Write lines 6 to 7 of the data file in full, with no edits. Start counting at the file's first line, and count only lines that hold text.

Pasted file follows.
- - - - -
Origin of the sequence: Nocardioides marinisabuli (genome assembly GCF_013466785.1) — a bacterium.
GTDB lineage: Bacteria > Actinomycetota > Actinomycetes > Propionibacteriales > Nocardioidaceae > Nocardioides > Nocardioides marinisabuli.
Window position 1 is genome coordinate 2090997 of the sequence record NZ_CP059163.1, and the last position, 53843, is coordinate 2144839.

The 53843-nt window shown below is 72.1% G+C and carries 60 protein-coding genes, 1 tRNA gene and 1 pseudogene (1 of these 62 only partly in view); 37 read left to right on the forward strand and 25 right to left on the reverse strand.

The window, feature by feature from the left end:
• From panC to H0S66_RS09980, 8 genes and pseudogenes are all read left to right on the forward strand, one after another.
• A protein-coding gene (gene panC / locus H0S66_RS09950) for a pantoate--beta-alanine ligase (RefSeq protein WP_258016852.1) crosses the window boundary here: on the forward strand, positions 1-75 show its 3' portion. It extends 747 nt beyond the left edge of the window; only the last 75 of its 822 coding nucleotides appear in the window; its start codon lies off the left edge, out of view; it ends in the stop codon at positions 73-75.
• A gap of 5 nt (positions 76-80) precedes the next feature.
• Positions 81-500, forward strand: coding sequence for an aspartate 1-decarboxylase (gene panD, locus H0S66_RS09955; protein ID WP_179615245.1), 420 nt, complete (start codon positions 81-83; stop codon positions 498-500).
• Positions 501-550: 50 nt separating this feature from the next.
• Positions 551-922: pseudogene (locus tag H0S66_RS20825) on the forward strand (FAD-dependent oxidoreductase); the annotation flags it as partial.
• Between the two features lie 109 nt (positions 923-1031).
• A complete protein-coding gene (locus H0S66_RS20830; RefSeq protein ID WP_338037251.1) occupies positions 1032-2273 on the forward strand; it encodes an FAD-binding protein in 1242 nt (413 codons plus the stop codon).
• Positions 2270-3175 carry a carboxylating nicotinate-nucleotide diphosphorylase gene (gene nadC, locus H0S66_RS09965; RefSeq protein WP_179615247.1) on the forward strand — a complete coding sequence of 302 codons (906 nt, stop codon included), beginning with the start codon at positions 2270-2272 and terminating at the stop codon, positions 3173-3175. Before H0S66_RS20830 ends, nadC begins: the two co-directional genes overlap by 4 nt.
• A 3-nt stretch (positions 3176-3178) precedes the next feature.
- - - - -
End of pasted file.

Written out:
• From panC to H0S66_RS09980, 8 genes and pseudogenes are all read left to right on the forward strand, one after another.
• A protein-coding gene (gene panC / locus H0S66_RS09950) for a pantoate--beta-alanine ligase (RefSeq protein WP_258016852.1) crosses the window boundary here: on the forward strand, positions 1-75 show its 3' portion. It extends 747 nt beyond the left edge of the window; only the last 75 of its 822 coding nucleotides appear in the window; its start codon lies off the left edge, out of view; it ends in the stop codon at positions 73-75.